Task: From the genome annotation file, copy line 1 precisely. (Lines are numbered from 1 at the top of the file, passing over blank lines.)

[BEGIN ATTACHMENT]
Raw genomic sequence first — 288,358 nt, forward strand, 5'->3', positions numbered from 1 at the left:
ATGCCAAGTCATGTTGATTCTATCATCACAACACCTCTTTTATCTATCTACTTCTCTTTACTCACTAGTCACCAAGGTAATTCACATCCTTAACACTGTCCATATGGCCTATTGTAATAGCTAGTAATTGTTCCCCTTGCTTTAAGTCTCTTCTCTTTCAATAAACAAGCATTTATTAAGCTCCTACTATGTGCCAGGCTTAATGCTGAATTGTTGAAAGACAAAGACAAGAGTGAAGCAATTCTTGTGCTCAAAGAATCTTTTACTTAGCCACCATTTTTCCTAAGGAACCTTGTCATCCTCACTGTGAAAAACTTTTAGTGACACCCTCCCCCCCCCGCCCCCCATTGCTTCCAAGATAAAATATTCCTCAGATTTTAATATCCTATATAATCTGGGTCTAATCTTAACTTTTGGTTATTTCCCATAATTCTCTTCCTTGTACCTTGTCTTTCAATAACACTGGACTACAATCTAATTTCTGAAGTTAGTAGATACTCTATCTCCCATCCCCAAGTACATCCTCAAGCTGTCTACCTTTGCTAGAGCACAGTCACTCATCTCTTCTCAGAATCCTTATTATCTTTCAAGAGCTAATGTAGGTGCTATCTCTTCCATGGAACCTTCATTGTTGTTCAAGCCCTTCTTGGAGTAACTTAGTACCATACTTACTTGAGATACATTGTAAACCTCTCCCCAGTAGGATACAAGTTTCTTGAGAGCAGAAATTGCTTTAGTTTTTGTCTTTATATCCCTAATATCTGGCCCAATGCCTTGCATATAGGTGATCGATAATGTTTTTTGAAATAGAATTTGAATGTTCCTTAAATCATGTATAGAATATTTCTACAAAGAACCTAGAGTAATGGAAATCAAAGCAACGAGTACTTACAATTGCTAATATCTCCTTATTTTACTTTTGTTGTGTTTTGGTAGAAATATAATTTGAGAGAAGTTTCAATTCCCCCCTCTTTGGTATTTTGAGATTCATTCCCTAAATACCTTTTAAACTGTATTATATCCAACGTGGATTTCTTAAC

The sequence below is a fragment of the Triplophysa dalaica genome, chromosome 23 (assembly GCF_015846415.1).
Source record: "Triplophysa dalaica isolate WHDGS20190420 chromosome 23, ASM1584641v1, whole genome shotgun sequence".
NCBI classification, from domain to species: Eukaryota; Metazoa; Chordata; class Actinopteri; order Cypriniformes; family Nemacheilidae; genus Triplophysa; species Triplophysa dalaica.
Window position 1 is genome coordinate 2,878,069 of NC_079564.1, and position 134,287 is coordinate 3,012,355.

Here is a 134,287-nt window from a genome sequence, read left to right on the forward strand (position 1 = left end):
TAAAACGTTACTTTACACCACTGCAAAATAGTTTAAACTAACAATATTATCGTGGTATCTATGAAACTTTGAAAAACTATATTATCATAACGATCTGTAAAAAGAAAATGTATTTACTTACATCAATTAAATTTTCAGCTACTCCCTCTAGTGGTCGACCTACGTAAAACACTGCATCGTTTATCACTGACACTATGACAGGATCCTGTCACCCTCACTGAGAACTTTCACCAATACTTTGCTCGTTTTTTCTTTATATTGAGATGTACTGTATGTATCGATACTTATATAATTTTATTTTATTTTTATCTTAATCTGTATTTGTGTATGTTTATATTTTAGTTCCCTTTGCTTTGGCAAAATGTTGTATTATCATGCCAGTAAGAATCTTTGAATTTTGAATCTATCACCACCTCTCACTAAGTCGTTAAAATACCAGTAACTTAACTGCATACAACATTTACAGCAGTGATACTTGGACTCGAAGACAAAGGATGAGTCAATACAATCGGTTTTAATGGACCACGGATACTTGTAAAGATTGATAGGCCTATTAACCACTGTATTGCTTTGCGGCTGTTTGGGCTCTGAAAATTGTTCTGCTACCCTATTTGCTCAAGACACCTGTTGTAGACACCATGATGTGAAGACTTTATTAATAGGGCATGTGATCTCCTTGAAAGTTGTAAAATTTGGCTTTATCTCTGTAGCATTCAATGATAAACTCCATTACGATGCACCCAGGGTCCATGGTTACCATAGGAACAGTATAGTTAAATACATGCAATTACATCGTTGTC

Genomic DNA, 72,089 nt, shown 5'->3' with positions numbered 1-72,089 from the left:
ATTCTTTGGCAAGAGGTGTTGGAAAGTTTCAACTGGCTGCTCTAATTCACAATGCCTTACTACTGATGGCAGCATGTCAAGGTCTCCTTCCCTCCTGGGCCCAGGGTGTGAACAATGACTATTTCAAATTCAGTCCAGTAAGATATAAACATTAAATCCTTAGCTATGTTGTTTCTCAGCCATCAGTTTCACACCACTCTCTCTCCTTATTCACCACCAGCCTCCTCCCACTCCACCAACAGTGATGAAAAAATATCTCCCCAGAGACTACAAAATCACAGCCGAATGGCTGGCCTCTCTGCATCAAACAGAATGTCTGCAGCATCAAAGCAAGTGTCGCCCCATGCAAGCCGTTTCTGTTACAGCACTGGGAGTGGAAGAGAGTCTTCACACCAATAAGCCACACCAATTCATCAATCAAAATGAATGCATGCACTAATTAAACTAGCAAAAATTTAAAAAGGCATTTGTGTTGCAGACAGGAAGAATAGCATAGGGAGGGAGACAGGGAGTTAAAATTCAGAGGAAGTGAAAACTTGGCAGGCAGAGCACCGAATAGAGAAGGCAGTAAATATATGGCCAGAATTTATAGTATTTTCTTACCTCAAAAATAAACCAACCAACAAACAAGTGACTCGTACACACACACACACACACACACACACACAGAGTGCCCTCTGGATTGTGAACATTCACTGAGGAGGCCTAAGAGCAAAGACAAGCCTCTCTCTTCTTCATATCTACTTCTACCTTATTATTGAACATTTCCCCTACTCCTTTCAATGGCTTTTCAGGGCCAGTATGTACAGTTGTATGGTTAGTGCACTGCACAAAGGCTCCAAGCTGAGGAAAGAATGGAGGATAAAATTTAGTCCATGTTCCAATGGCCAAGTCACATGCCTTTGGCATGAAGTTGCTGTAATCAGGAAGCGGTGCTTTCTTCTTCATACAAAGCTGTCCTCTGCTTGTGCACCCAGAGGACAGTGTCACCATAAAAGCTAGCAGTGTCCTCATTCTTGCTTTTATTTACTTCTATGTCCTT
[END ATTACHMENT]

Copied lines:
Raw genomic sequence first — 288,358 nt, forward strand, 5'->3', positions numbered from 1 at the left: